We need to close down our Guildford office and move to Reading. There are mobility clauses in the contracts of employment for staff based in Guildford, and we have a contractual redundancy procedure. Some employees are refusing to relocate because of the extra travelling time. Do we need to pay them redundancy pay?
A similar situation was recently examined in Home Office v Evans (2007), when the Home Office sought to relocate certain employees during Waterloo International’s closure. The employees refused to move so resigned and claimed constructive dismissal. The court held that the Home Office could invoke the mobility clause in its employee contracts rather than follow the agreed redundancy procedure.
To relocate your employees by relying on their mobility clause, you should first check that any mobility clauses within their contracts of employment are sufficiently wide to cover the relocation. Second, make it clear to the employees from the outset that they are being relocated pursuant to the mobility clause, rather than giving them the option of taking redundancy. Third, consult your employees and give reasonable notice of any move. Failure to do so will undermine the implied term of trust and confidence and could lead to constructive dismissal claims.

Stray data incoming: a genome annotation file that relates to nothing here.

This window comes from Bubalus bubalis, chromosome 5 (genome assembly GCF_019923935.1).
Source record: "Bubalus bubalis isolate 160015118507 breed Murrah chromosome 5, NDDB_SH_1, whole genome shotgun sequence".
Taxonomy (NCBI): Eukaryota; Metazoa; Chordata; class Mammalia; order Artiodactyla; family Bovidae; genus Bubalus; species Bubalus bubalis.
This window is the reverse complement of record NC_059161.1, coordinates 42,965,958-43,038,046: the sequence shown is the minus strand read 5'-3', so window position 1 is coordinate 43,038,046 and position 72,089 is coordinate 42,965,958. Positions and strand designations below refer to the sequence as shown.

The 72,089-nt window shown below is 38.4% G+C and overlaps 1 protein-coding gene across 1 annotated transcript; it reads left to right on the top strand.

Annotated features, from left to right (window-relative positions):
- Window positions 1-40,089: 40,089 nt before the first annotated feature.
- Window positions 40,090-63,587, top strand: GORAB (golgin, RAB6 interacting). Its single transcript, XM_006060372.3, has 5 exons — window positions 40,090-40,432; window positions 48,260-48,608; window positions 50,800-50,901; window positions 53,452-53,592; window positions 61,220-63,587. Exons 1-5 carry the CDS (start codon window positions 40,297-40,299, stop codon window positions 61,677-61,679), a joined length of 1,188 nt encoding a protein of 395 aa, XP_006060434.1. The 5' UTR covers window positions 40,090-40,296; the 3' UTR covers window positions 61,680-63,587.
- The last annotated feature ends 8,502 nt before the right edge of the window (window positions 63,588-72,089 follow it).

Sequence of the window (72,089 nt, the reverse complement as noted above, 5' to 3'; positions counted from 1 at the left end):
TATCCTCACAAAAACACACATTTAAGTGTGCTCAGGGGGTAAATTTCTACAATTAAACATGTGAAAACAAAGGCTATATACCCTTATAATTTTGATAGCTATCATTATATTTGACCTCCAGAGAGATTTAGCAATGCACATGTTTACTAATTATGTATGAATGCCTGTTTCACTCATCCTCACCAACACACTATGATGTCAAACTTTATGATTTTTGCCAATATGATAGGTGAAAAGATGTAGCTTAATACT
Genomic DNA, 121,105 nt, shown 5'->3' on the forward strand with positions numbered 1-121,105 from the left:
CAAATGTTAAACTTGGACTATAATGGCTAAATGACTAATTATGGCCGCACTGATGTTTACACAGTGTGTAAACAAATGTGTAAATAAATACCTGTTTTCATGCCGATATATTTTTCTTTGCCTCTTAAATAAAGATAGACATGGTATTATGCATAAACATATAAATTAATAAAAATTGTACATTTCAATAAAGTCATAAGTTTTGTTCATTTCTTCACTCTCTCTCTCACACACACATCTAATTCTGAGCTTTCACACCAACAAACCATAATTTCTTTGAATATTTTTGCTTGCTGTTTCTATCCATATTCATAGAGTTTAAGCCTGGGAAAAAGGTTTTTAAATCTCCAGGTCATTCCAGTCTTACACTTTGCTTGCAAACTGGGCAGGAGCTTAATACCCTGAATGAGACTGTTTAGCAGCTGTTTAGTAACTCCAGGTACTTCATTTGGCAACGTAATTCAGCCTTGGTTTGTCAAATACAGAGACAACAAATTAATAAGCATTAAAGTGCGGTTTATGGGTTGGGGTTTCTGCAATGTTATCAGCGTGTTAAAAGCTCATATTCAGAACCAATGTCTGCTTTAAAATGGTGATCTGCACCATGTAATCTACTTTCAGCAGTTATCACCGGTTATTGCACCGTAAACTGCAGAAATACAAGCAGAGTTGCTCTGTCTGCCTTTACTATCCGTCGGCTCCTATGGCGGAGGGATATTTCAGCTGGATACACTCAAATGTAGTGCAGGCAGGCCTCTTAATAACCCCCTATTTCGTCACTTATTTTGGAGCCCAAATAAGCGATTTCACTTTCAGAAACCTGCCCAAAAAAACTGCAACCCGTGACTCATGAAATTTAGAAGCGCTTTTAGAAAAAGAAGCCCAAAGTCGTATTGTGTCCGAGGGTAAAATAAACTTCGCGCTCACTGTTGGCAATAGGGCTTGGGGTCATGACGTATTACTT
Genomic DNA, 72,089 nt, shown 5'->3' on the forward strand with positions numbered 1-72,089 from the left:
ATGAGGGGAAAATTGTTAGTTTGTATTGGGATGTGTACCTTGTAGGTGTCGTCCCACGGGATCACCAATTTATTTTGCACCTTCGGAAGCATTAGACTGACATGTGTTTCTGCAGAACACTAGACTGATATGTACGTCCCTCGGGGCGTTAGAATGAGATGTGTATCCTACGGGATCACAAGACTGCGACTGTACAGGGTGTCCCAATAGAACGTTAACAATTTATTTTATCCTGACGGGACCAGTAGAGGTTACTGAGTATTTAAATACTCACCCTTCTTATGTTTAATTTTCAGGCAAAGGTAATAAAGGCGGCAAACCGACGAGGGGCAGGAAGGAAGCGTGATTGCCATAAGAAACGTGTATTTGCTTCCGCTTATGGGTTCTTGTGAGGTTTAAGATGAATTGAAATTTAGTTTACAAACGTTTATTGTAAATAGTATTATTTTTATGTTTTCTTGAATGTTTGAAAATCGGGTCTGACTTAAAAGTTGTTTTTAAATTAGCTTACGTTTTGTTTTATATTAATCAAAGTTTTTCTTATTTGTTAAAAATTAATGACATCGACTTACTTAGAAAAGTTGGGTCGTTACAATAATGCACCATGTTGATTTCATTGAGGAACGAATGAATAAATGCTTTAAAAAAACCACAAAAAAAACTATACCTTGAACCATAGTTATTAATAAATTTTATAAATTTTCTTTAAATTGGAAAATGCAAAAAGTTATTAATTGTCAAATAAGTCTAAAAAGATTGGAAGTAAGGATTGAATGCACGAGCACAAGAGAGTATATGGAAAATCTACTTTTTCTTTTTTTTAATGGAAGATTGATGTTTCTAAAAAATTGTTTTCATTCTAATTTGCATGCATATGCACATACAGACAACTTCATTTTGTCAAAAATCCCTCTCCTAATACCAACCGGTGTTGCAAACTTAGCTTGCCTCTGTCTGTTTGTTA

What is unclear from the Home Office decision, however, is whether employees who refuse to relocate, and are subsequently dismissed, can make claims for statutory redundancy pay.
It is arguable such employees are dismissed for misconduct for failing to follow a lawful order, rather than redundancy. As such, there should be no liability to pay redundancy payments. However, until the courts give guidance, employers may need to make statutory redundancy payments, unless the employees have unreasonably refused suitable alternative employment.